Additionally, swaps resulting from the exercise of a swaption would also be deemed legacy instruments, providing the original options contract was struck prior to the margin compliance date. In the letter, the CFTC notes such relief would not be available for participants who entered into large volumes of swaptions prior to the applicable IM compliance date with the specific intention of evading collateral requirements.

These four clarifications bring the US approach closer in line with the current consensus in the European Union. The European view on margin relief is extrapolated from guidance provided by the European Securities and Markets Authority, which exempts from mandatory clearing under Emir certain amended trades and swaps resulting from swaptions exercise. 

Compression released

Where the US approach now differs from the European interpretation is in the treatment of amended and replacement swaps issued as a result of compression activity, aimed at reducing operational or counterparty credit risk. To qualify for the CFTC’s margin relief, replacement or amended swaps must have the same material terms as the original trades, with changes limited to the notional amount.

This change has created a cross-border mismatch. If counterparties located in the US and Europe opt to compress a portfolio of trades, a European counterparty would see the resulting replacement swaps subject to regulatory IM, while the US counterparty would not.

When discussing revisions to Emir, dubbed Emir Refit, the European Parliament and Council of the EU considered adding a carve-out from the clearing obligation for instruments issued as a result of risk-reducing activities such as compression. In the final version of the legislation, however, those plans were dropped, with lawmakers opting for a review of the situation after 18 months.

Market participants are concerned that, by slapping regulatory requirements such as mandatory clearing and margining on risk reduction activities, regulators may be hampering the take-up of services aimed at helping market participants to cut risk-weighted assets and reduce margin requirements.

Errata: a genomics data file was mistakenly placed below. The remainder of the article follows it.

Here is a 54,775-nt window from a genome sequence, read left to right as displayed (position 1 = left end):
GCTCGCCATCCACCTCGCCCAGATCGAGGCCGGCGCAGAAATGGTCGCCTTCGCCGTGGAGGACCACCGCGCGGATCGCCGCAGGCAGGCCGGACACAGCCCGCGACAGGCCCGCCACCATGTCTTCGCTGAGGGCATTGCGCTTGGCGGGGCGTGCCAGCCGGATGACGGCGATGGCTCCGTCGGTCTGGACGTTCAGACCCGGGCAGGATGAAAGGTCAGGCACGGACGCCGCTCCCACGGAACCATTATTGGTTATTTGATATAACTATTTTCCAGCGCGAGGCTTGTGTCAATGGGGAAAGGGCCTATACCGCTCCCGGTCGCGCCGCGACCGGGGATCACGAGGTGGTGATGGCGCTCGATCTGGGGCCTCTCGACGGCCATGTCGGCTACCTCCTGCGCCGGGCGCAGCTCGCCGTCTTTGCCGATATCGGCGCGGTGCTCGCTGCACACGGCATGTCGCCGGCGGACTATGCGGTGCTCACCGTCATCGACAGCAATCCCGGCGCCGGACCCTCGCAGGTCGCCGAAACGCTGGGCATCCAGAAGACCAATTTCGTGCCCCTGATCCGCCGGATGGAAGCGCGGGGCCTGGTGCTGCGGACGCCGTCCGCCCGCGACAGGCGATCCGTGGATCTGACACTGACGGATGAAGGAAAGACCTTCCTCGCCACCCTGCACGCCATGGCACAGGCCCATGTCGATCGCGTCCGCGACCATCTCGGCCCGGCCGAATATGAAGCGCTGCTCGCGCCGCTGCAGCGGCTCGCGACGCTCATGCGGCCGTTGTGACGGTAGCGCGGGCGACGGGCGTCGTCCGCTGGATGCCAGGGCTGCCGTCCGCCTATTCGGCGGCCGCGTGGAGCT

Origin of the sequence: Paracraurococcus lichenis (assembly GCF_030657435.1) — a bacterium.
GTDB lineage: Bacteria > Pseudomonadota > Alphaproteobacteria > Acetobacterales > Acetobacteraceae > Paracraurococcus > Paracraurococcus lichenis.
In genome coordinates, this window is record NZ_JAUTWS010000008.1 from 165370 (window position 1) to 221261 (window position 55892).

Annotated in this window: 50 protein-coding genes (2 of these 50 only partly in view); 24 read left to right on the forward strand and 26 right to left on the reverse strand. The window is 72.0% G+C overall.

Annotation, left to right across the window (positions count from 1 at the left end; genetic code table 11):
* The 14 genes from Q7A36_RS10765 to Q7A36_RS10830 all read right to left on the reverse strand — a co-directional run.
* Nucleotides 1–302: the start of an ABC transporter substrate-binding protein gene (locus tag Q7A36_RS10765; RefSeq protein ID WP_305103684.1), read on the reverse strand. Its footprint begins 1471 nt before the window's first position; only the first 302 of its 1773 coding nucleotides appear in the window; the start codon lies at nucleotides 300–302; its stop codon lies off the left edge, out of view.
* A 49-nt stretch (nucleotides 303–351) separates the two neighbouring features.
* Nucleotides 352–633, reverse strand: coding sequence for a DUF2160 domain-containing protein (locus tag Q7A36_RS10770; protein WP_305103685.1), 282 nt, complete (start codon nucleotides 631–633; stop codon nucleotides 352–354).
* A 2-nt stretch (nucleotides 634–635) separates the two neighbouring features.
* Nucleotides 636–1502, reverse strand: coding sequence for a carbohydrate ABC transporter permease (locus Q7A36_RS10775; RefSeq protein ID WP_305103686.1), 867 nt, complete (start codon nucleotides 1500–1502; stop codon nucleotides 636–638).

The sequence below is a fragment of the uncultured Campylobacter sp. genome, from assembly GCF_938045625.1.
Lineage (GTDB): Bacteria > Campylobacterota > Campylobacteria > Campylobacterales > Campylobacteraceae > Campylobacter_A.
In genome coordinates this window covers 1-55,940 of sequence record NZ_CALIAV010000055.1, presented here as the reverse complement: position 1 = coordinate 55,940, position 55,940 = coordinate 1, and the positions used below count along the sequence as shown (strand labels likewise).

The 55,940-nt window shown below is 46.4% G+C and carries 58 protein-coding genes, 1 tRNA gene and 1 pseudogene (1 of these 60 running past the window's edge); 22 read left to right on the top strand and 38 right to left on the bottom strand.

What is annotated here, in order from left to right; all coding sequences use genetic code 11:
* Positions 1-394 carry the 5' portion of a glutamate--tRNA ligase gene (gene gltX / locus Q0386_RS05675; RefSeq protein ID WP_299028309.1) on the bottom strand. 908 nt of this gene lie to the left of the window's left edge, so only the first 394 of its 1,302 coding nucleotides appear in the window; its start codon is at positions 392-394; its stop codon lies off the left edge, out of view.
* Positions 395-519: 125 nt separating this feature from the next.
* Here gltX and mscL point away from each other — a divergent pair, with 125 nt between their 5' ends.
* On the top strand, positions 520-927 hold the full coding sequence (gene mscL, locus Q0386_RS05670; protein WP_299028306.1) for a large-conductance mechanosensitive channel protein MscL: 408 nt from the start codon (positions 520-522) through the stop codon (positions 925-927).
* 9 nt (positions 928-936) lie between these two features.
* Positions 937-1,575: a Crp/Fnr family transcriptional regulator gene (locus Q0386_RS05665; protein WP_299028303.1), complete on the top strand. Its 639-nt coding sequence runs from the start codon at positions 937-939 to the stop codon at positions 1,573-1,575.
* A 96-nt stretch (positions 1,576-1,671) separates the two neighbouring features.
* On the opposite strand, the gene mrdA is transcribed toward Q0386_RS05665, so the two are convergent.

The CFTC’s no-action letter cites a request from the International Swaps and Derivatives Association, in which the industry body argued: “Because participants would not know in advance which swaps may be subject to an amendment or replacement, or the notional amount to be amended or replaced, market participants likely would reconsider their participation in these industrywide risk-reduction exercises.”

Lawyers hope the latest US move bodes well for the chance of a similar exemption under Emir.

“I think this is very helpful from the point of view of trying to get a favourable view from the European Commission, European Council and Parliament to say they’re bringing it into line with what’s now practice in the US,” says Ashall.

Libor escape route

The move could also pave the way for a blanket ruling to permit legacy swaps to be converted from Libor to overnight risk-free rates without triggering mandatory clearing or non-cleared margin requirements.

Initial margin rules have been implemented in five annual waves out to 2020. The largest dealers with non-cleared swaps exposures of $3 trillion or more began posting margin on their bilateral portfolios in September 2016. Around 50 firms are now subject to the rules, including the first buy-side firm, Brevan Howard, which was brought into scope in 2018.   

Another 42 entities will be added in September this year, when phase four extends the rules to firms with non-cleared derivatives exposures of $750 billion. The fifth and final phase in September 2020, the so-called IM big bang, will see the compliance threshold plummet to just $8 billion, bringing into scope a further 641 (primarily buy-side) firms, according to analysis by BNY Mellon.